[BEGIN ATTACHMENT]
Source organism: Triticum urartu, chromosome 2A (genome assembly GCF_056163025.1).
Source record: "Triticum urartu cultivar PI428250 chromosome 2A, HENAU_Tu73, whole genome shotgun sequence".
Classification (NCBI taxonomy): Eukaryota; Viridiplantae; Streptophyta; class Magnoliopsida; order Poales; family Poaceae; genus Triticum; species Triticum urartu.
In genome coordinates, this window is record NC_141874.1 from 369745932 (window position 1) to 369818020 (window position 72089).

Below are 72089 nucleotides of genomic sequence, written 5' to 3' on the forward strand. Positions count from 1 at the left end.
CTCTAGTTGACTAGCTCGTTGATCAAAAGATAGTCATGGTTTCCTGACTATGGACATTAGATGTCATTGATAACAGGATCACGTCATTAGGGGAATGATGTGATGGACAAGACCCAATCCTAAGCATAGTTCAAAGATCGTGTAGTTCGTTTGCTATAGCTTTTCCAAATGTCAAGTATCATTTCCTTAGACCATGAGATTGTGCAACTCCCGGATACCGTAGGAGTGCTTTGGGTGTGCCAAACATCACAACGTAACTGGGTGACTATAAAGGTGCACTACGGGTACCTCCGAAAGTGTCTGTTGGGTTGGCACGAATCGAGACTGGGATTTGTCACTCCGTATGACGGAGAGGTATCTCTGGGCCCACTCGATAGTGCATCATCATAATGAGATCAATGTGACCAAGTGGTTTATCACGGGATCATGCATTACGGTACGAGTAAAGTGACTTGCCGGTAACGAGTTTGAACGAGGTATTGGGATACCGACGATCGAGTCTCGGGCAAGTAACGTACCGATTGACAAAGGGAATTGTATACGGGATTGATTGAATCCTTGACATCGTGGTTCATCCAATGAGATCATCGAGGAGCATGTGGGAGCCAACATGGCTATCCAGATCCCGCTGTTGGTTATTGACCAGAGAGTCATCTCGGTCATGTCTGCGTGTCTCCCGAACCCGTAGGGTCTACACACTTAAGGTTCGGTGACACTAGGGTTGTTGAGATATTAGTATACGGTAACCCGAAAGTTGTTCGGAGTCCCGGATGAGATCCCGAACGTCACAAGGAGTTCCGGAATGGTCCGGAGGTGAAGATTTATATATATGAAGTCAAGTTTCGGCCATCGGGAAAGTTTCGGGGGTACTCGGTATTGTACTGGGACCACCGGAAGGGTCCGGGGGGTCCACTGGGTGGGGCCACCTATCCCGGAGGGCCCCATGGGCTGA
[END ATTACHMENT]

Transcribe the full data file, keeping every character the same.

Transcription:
Source organism: Triticum urartu, chromosome 2A (genome assembly GCF_056163025.1).
Source record: "Triticum urartu cultivar PI428250 chromosome 2A, HENAU_Tu73, whole genome shotgun sequence".
Classification (NCBI taxonomy): Eukaryota; Viridiplantae; Streptophyta; class Magnoliopsida; order Poales; family Poaceae; genus Triticum; species Triticum urartu.
In genome coordinates, this window is record NC_141874.1 from 369745932 (window position 1) to 369818020 (window position 72089).

Below are 72089 nucleotides of genomic sequence, written 5' to 3' on the forward strand. Positions count from 1 at the left end.
CTCTAGTTGACTAGCTCGTTGATCAAAAGATAGTCATGGTTTCCTGACTATGGACATTAGATGTCATTGATAACAGGATCACGTCATTAGGGGAATGATGTGATGGACAAGACCCAATCCTAAGCATAGTTCAAAGATCGTGTAGTTCGTTTGCTATAGCTTTTCCAAATGTCAAGTATCATTTCCTTAGACCATGAGATTGTGCAACTCCCGGATACCGTAGGAGTGCTTTGGGTGTGCCAAACATCACAACGTAACTGGGTGACTATAAAGGTGCACTACGGGTACCTCCGAAAGTGTCTGTTGGGTTGGCACGAATCGAGACTGGGATTTGTCACTCCGTATGACGGAGAGGTATCTCTGGGCCCACTCGATAGTGCATCATCATAATGAGATCAATGTGACCAAGTGGTTTATCACGGGATCATGCATTACGGTACGAGTAAAGTGACTTGCCGGTAACGAGTTTGAACGAGGTATTGGGATACCGACGATCGAGTCTCGGGCAAGTAACGTACCGATTGACAAAGGGAATTGTATACGGGATTGATTGAATCCTTGACATCGTGGTTCATCCAATGAGATCATCGAGGAGCATGTGGGAGCCAACATGGCTATCCAGATCCCGCTGTTGGTTATTGACCAGAGAGTCATCTCGGTCATGTCTGCGTGTCTCCCGAACCCGTAGGGTCTACACACTTAAGGTTCGGTGACACTAGGGTTGTTGAGATATTAGTATACGGTAACCCGAAAGTTGTTCGGAGTCCCGGATGAGATCCCGAACGTCACAAGGAGTTCCGGAATGGTCCGGAGGTGAAGATTTATATATATGAAGTCAAGTTTCGGCCATCGGGAAAGTTTCGGGGGTACTCGGTATTGTACTGGGACCACCGGAAGGGTCCGGGGGGTCCACTGGGTGGGGCCACCTATCCCGGAGGGCCCCATGGGCTGA